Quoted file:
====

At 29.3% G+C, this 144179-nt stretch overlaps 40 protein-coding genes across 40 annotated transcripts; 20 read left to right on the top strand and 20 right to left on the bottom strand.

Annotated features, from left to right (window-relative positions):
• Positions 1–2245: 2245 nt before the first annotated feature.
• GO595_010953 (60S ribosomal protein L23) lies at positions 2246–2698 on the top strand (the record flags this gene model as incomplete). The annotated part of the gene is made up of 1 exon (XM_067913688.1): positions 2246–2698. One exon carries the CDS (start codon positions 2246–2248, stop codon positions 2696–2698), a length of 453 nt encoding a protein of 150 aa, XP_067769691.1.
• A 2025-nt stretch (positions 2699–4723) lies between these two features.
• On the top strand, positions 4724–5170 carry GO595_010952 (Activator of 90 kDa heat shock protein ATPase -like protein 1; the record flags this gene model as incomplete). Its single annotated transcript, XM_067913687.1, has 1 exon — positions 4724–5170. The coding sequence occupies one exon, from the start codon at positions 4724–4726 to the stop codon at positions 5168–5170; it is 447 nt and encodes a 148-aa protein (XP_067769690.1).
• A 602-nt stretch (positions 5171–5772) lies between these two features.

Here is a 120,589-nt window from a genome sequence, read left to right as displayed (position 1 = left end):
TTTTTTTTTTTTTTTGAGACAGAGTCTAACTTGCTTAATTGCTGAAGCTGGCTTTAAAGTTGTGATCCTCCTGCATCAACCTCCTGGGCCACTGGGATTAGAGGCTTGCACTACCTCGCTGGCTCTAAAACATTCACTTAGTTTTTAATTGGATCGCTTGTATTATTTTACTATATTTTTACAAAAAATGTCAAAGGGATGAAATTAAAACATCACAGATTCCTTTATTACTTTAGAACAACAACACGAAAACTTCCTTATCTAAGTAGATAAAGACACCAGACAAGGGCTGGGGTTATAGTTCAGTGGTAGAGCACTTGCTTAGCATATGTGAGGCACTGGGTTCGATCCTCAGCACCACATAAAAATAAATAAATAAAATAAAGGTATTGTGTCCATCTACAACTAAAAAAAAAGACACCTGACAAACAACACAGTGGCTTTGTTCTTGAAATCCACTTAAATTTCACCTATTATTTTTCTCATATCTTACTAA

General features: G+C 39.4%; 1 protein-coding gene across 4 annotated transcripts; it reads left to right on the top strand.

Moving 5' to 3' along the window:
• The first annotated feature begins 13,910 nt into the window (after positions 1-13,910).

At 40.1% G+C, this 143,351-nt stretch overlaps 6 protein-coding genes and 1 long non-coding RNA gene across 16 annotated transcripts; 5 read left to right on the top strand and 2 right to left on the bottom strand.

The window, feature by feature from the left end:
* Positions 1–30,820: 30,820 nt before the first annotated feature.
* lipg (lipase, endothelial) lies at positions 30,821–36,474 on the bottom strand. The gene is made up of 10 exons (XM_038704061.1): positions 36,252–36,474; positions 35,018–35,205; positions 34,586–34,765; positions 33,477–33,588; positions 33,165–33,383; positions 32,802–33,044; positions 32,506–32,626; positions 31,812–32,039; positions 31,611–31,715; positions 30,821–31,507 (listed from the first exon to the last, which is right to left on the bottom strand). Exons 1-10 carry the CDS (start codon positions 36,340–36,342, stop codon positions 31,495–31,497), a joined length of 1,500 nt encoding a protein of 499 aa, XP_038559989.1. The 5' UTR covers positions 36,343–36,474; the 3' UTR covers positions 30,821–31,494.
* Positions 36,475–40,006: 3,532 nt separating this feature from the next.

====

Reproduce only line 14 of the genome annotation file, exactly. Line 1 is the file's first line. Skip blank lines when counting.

The window, feature by feature from the left end: